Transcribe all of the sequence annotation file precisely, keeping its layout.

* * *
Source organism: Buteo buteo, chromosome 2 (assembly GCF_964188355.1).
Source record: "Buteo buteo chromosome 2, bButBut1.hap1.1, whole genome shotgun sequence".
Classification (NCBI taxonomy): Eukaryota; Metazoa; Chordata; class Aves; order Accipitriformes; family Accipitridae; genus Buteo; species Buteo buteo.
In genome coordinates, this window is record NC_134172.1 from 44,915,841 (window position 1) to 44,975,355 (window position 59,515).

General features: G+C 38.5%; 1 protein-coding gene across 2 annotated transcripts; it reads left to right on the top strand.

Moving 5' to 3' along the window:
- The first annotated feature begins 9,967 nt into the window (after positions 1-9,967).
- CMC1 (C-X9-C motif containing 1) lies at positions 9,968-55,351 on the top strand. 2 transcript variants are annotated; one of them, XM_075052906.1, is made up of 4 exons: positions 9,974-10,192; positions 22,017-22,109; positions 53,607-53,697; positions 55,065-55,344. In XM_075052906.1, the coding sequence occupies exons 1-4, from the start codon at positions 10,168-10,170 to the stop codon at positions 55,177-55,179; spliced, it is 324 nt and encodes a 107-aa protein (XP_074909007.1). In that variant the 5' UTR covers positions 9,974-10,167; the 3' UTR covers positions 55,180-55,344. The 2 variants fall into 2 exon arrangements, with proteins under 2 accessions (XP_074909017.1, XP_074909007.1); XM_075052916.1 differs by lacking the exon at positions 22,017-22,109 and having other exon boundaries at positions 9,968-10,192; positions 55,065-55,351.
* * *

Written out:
Source organism: Buteo buteo, chromosome 2 (assembly GCF_964188355.1).
Source record: "Buteo buteo chromosome 2, bButBut1.hap1.1, whole genome shotgun sequence".
Classification (NCBI taxonomy): Eukaryota; Metazoa; Chordata; class Aves; order Accipitriformes; family Accipitridae; genus Buteo; species Buteo buteo.
In genome coordinates, this window is record NC_134172.1 from 44,915,841 (window position 1) to 44,975,355 (window position 59,515).

General features: G+C 38.5%; 1 protein-coding gene across 2 annotated transcripts; it reads left to right on the top strand.

Moving 5' to 3' along the window:
- The first annotated feature begins 9,967 nt into the window (after positions 1-9,967).
- CMC1 (C-X9-C motif containing 1) lies at positions 9,968-55,351 on the top strand. 2 transcript variants are annotated; one of them, XM_075052906.1, is made up of 4 exons: positions 9,974-10,192; positions 22,017-22,109; positions 53,607-53,697; positions 55,065-55,344. In XM_075052906.1, the coding sequence occupies exons 1-4, from the start codon at positions 10,168-10,170 to the stop codon at positions 55,177-55,179; spliced, it is 324 nt and encodes a 107-aa protein (XP_074909007.1). In that variant the 5' UTR covers positions 9,974-10,167; the 3' UTR covers positions 55,180-55,344. The 2 variants fall into 2 exon arrangements, with proteins under 2 accessions (XP_074909017.1, XP_074909007.1); XM_075052916.1 differs by lacking the exon at positions 22,017-22,109 and having other exon boundaries at positions 9,968-10,192; positions 55,065-55,351.